The parking lot is a field of frustration. We get lucky: a pod unexpectedly pulls out in front of us and we zip in. Another pod coming from the other direction had apparently been waiting for the spot, and when we get out the driver gives us the finger.

Credit: JACEY

“Mum, did you see what he did!” Masson is excited.

“Just ignore him,” Cheryl says.

I ask Masson if he wants to jog to the entrance, but Cheryl gives me a look. “Do you want to get run over?” Sensors on the pods make that nearly impossible but we agree to walk together, happy to have escaped the competitive prowl for parking.

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The relief is short-lived: the inside of the mall is busier than a water station on Sunday. We don't get ten paces before Cheryl is distracted by a stylish winter vest. I'm more impressed by the mannequin wearing it, which cycles through several moderately seductive poses. “Honey,” I say, “let's stay focused. Keep to the list. Otherwise ...” I look at Masson, “we may become mall rats and spend the rest of our lives hunting for cheese in the food court.” He laughs.

We split up so that I can take care of Masson's gifts. His list isn't long. There's a video game and two movies that can be downloaded from the Internet. There's a set of mutant wrestler action figures that can be built with the 3-D printer. But what he wants more than anything can only be found at the toy store — a caterpillar-like robot with the label AIBUG!.

The toy store feels like a mosh pit. I push myself through and take a number. An hour and three v-pings with Cheryl later, the store runs out of AIBUG!s. What a mess. It's yet another reminder that society hasn't recovered from the collapse of the postal system. Saturated with technology and yet we can't seem to reorganize a simple package-delivery system. In progress we regress, and tumble into the future.

Two hundred years later: a new generation of workers emerge from pupae and fan out in flight from caverns beneath Greenland. It is their first exposure to wind, but the nervous system quickly fills in details left blank by genetic memory. Although it is only their first flight, it is also their last. By the next rotation of Earth, each worker will have liquefied into a blanket of mulch, providing sustenance to the next generation. In this way the colony propagates itself. The unsuccessful workers, those who fail to return engorged with digestible compounds, will pass on only starved, frozen eggs that mark the terminus of a lineage.

But thoughts beyond this night have no purpose. Tonight the worker hunts. Internal molecular dances crescendo into physiological combustion. The worker's 32 ventral, rope-like extensions crawl forward, tasting the air and stabilizing flight. Its dorsal extensions form a rigid, branching meshwork, which triangulates light from stars while integrating code-embedded radio waves.

Two weeks after the shopping-mall mishap, I'm at home with Cheryl, my hands rolling around an AIBUG! box delivered by a stranger moments earlier. The toy arrived in the final hour, and I can't completely halt the inertia of my worry.

“Yes, we got it,” I say. “But the fact is that crowdsourced delivery doesn't work, at least not during the holidays. It takes too long, things get lost. It's a crummy system. We need something more, well, sustainable.”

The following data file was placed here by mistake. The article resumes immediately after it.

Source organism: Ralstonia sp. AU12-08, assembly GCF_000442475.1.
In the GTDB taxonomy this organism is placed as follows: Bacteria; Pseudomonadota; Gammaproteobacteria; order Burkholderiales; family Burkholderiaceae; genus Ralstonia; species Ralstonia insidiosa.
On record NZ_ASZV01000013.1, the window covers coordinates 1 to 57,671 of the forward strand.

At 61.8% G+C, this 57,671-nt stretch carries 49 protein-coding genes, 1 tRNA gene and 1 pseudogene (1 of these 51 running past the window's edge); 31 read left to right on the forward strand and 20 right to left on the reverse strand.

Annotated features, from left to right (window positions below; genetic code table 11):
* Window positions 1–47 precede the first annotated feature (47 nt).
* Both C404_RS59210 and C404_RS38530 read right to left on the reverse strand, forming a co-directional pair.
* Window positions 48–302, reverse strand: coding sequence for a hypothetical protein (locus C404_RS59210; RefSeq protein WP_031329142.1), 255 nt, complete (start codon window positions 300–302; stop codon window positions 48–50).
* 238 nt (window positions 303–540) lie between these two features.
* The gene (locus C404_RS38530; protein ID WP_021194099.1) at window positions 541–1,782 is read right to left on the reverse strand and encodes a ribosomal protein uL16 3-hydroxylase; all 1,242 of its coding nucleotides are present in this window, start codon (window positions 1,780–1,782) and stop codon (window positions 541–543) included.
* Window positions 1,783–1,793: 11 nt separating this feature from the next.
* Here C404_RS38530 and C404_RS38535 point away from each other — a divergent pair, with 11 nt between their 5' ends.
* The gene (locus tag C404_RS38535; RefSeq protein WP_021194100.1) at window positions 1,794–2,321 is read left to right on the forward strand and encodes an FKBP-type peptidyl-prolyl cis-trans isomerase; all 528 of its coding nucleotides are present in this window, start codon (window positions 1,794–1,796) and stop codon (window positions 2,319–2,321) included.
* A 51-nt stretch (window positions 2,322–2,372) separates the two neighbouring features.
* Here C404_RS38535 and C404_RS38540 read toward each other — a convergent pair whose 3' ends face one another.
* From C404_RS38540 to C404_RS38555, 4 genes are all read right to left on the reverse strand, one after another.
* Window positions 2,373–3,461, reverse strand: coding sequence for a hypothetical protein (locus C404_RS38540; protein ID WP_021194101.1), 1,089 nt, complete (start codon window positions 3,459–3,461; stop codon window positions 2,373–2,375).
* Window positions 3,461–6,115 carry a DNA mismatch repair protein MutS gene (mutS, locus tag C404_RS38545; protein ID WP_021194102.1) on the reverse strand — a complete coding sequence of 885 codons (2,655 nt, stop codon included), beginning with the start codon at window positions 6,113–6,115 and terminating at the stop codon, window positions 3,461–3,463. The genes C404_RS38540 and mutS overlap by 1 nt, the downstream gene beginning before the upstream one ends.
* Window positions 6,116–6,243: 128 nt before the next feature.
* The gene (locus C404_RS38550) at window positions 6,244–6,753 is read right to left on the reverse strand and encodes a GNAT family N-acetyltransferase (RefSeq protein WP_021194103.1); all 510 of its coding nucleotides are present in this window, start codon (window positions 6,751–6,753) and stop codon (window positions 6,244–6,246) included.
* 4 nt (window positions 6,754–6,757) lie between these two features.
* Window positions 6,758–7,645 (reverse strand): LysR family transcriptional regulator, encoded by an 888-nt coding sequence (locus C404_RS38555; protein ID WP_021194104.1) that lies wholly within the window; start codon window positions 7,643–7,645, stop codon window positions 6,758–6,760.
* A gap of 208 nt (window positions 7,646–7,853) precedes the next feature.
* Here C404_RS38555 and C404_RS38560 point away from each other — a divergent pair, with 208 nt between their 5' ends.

“Sustainable?” Cheryl says. “I thought your big issue was 'adaptability'. Are you saying that the two are the same?”

“Well, no. Or maybe it's unsustainable that we don't automatically adapt. Postal delivery is one of the oldest social structures we have, how could it reach this level of dysfunction?”

“And you think having to wait two weeks for a toy is dysfunctional? Here's an idea: make it your next grant proposal, to bioengineer a package-delivery system. Seems like the logical step after your biotic water-filtration system, don't you think so?”

I chuckle, she's got me. “Of course. I'll get right on that.”

I continue to stare at the AIBUG! package in my hands. The solution to everything: mix together some nucleotides, bake with speeded reproductive rates, voilà! Instant biological package-delivery system. Dot com. As if making bacteria to purify water didn't require decades, multiple labs and millions of dollars. I am good friends with a DARPA rep, this will give him a laugh. I still have a dozen things to finish before bed, but instead I continue to stare at the robot toy, drawing out details of an absurd engineering project. I eat the plate of cookies for Santa that Masson had set out, and by the time I go to bed I find myself thinking: “Maybe ...”

One worker flies west. The atmosphere compels it towards large structures filled with strange, complex composites. The worker's red proboscis creeps delicately but with unnatural speed, binding and engulfing the objects. From the largest structures it then targets the smaller; its ventral extensions optimize silence during the abrupt landings. White sensory cilia guide its proboscis down through the structure towards a unique and unmistakable combination of sugars and fats. But before reaching these, the organism is arrested by an allergy that forces it to regurgitate some of its gut contents.

Once in a while, the worker isn't fast enough. One time in a million, the landing is too loud, or the proboscis stalls too long by the allergenic pine. A bipedal child strays near the red, cilia-draped proboscis and then stops, awed. The worker reacts reflexively — not in attack, but to soothe the smaller organism with a low-frequency, calming call: “Ho, ho, ho.”